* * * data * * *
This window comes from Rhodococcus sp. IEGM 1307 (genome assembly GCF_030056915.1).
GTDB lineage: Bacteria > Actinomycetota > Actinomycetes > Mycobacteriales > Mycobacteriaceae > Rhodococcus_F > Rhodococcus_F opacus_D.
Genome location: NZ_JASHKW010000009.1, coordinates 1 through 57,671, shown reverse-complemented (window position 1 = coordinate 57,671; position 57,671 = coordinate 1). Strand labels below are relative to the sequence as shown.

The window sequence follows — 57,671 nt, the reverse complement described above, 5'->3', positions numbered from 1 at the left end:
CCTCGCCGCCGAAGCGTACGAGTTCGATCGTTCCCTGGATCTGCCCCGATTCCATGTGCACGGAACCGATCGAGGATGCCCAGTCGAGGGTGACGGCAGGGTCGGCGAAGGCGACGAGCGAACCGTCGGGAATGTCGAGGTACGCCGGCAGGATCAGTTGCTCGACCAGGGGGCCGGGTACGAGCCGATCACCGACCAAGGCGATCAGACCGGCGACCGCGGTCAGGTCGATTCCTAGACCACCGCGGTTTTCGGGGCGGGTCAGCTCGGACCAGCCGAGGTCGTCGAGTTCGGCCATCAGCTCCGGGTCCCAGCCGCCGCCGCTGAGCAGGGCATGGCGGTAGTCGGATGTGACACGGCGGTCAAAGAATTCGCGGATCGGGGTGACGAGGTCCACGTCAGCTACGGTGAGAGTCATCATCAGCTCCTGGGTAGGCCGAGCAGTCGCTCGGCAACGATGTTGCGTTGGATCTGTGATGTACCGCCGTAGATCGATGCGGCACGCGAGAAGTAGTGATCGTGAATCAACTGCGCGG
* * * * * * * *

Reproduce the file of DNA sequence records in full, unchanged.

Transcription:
This window comes from Rhodococcus sp. IEGM 1307 (genome assembly GCF_030056915.1).
GTDB lineage: Bacteria > Actinomycetota > Actinomycetes > Mycobacteriales > Mycobacteriaceae > Rhodococcus_F > Rhodococcus_F opacus_D.
Genome location: NZ_JASHKW010000009.1, coordinates 1 through 57,671, shown reverse-complemented (window position 1 = coordinate 57,671; position 57,671 = coordinate 1). Strand labels below are relative to the sequence as shown.

The window sequence follows — 57,671 nt, the reverse complement described above, 5'->3', positions numbered from 1 at the left end:
CCTCGCCGCCGAAGCGTACGAGTTCGATCGTTCCCTGGATCTGCCCCGATTCCATGTGCACGGAACCGATCGAGGATGCCCAGTCGAGGGTGACGGCAGGGTCGGCGAAGGCGACGAGCGAACCGTCGGGAATGTCGAGGTACGCCGGCAGGATCAGTTGCTCGACCAGGGGGCCGGGTACGAGCCGATCACCGACCAAGGCGATCAGACCGGCGACCGCGGTCAGGTCGATTCCTAGACCACCGCGGTTTTCGGGGCGGGTCAGCTCGGACCAGCCGAGGTCGTCGAGTTCGGCCATCAGCTCCGGGTCCCAGCCGCCGCCGCTGAGCAGGGCATGGCGGTAGTCGGATGTGACACGGCGGTCAAAGAATTCGCGGATCGGGGTGACGAGGTCCACGTCAGCTACGGTGAGAGTCATCATCAGCTCCTGGGTAGGCCGAGCAGTCGCTCGGCAACGATGTTGCGTTGGATCTGTGATGTACCGCCGTAGATCGATGCGGCACGCGAGAAGTAGTGATCGTGAATCAACTGCGCGG